As Royal Mail launches new stamps featuring world-famous Dundee-made computer game Lemmings, Michael Alexander speaks to two of the game’s early-1990s programmers about its development and legacy.
From humble beginnings to becoming an industry now worth approximately £4 billion in Britain alone, the popularity boom of video games as a hobby and as a form of interactive entertainment can be traced back to the early 1980s.
Royal Mail have recognised this in their very first special stamps issue of 2020 by delving into the annals of gaming history to unveil some of Britain’s most loved and treasured video games, with many going on to become worldwide successes.postage
Included amongst the eight designs – being released on January 21 – is a 1st class Lemmings stamp paying homage to the work of legendary Dundee computer game company DMA Design.
Lemmings, which was launched on February 14, 1991, went on to sell around 20 million copies worldwide and is credited with being the platform that helped establish Dundee’s now famous computer games industry.
But reflecting on the origins of this worldwide success story, Russell Kay – one of the original programmers who worked on the iconic puzzle-platformer – sometimes thinks it’s amazing the Lemmings game saw light at all.
“It was actually rejected by almost everyone we showed it to, to start off with,” said Russell, 51, a former pupil of Craigie High School who is now chief technology officer at Yo Yo Games in Dundee.
“It was 1990. I did the demo in 1989. But I was at my final year of university and I said ‘I’m not doing this until I’m finished university and I can spend enough time on this’.
“I can also remember going to the bank manager and saying ‘I make computer games I need a loan to buy an Amiga so I can actually write games for it’. He laughed me out. ‘You are going to play games all day not do anything with it!’
“Little did he know that’s exactly what I wanted it for – to make games…”
Originally developed by DMA Design, which was originally based near Seabraes on Dundee’s Perth Road, Lemmings was published by Psygnosis for the Amiga in 1991 and later ported for numerous other platforms.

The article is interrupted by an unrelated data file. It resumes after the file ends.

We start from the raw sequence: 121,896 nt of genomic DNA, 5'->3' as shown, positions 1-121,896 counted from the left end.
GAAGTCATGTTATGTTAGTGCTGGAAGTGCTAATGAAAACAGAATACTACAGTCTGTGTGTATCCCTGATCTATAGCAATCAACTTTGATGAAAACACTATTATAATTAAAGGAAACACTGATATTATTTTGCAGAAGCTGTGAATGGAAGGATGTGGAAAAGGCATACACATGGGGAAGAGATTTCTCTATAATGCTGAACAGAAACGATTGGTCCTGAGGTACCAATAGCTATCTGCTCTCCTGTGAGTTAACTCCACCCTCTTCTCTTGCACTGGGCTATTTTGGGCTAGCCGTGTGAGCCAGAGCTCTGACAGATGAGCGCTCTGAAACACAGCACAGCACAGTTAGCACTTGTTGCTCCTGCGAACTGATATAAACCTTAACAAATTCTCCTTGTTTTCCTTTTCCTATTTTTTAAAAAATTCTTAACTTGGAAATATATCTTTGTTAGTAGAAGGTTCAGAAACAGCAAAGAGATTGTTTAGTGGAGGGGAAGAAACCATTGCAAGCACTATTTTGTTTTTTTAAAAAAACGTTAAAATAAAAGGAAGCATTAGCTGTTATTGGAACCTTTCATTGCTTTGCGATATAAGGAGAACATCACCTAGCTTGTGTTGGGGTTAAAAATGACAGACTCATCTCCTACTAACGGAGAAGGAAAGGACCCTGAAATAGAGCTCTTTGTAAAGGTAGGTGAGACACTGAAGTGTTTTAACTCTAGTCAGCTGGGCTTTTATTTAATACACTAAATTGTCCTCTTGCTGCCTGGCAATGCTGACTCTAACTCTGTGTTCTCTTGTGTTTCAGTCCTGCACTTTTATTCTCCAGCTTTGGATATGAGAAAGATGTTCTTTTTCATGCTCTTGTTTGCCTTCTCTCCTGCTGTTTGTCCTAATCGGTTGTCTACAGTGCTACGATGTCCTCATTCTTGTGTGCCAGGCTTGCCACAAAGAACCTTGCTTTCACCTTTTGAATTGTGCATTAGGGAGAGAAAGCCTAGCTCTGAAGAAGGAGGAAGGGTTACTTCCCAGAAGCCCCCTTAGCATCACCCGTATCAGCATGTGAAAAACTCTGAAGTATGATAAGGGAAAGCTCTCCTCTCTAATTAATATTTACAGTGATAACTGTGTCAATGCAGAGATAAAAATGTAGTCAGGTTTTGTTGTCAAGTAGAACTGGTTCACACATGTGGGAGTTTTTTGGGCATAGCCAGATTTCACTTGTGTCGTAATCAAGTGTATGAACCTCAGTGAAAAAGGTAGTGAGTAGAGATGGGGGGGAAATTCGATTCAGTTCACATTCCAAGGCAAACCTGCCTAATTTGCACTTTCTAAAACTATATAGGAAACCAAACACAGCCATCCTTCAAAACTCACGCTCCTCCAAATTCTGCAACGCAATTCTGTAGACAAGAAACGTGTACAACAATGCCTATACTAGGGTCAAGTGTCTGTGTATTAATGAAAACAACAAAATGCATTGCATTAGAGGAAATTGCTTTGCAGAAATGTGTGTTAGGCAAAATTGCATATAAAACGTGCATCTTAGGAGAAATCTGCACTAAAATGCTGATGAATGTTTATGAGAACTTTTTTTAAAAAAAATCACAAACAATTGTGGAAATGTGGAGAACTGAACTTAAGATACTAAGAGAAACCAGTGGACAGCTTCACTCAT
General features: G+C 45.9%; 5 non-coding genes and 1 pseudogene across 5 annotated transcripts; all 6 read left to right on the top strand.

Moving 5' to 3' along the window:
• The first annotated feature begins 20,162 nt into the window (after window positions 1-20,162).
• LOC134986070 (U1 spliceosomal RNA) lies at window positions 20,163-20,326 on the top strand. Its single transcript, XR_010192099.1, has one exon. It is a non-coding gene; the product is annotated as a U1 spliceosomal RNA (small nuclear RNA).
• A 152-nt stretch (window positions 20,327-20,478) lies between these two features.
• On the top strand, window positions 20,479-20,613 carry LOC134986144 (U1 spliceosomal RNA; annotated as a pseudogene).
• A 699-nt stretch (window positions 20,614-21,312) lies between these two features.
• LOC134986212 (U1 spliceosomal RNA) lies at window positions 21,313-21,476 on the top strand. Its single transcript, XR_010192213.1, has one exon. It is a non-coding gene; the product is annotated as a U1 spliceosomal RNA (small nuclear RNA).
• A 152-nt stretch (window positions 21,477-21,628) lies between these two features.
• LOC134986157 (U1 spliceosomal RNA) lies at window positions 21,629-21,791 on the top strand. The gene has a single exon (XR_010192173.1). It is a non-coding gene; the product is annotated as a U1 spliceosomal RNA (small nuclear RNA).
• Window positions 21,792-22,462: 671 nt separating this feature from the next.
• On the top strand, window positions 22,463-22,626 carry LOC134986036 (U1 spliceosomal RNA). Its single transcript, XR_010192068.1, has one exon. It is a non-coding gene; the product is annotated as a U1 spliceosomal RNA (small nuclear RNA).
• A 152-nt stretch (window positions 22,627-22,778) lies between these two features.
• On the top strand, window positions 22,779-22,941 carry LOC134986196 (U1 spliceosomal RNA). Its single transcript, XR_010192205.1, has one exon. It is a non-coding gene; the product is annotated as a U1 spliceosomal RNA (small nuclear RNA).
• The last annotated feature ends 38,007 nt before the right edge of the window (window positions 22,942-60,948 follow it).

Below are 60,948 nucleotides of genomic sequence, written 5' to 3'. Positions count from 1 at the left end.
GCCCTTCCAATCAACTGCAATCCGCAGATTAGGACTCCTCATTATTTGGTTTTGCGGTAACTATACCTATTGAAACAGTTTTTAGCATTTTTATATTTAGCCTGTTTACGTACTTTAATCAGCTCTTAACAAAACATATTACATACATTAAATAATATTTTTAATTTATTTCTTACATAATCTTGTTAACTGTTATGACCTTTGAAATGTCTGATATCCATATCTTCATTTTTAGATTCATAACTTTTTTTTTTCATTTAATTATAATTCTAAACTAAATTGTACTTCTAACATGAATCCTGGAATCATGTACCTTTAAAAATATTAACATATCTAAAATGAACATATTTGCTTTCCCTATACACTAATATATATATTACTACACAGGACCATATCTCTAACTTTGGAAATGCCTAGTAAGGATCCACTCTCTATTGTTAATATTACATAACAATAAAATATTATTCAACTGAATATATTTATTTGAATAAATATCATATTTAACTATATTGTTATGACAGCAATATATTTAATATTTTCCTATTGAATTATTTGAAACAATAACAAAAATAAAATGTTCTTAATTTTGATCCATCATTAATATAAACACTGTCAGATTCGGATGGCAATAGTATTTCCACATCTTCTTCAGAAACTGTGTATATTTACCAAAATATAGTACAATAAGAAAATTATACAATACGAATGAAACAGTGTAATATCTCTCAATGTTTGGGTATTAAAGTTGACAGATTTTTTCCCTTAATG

The game was programmed by Mike Dailly and Dave Jones and was inspired by a simple animation that Dailly created while experimenting.
The objective of the game was to guide a group of anthropomorphised lemmings through a number of obstacles to a designated exit.
Russell, who now builds technology that allows ‘non-technical people’ to build games, recalled how the origins of Lemmings – and indeed Dundee’s computer games industry – came out of the then Kingsway Amateur Computer Club in Dundee where he and other future work mates met as teenagers.
Following the establishment of DMA Design in 1987 by Dave Jones who soon hired former classmates Mike Dailly, Steve Hammond and Russell, the potential for what became Lemmings was spotted one day following an argument about how small a character sprite could be and how many ways it could be killed.
“It was definitely of its time,” said Russell, putting Lemmings’ success down to its “simplicity” and the time given to “polish” the concept after initially being rejected by publishers.
“It was one of the first games that exploited a mouse. It was of its time in that it really controlled how you played. It caused us problems later on when games consoles came along and they only had key pads!
“But I think it’s just that simplicity and basic characters that work in meaningful ways. People just got it immediately. Our only issue was in Japan because it never really took off there. A lot of it we have been told is down to cultural differences.”
Russell, who studied computer science at Dundee University and got his first computer, a Spectrum 16k for Christmas as a youngster in 1982, is in no doubt that the Dundee computer games industry – or Abertay’s creation of its leading computer games course – would never have happened without the success of Lemmings acting as a “financial cushion”.
“We’ve got an industry built from nothing – built from five guys in a bedroom basically that’s still around,” he smiled.
It’s a sentiment shared by Mike Dailly, who was just 14 and a pupil at St John’s High School when, in 1984, he was coerced by a friend to attend the Kingsway Amateur Computer Club in Dundee – a chance occurrence he reckons went on to “change his life forever”.
There he met fellow budding computer enthusiasts Russell, Dave and Steve– all of whom he’d eventually work alongside.
As a coder who worked on the original animation that spawned Lemmings, the now 49-year-old said it wasn’t until magazines started turning up to do interviews and photographs around the Lemmings launch that they knew it was big.
“I did the prototype of Grand Theft Auto as well,” said Mike reflectively: “and both have gone on to do great things.
“But Lemmings is still the one I look back on most fondly really.
“It’s such a fun little game. Sony own it now and just kind of sat on it and churned out the same thing. It’s one of those games that I don’t think ever fulfilled its full potential.
“I just love the whole characters. I always thought there was so much more we could do with them. It’s the game I always think of as being really special.”
Other British-designed gaming icons included on the new Royal Mail stamps include Lara Croft and Dizzy the egg.
The 12 stamps include four featuring Tomb Raider, originally created by the Derby-based Core Design.
Eight more feature one game each: Elite, Dizzy, Populous, Lemmings, Micro Machines, Sensible Soccer, Wipeout, and Worms.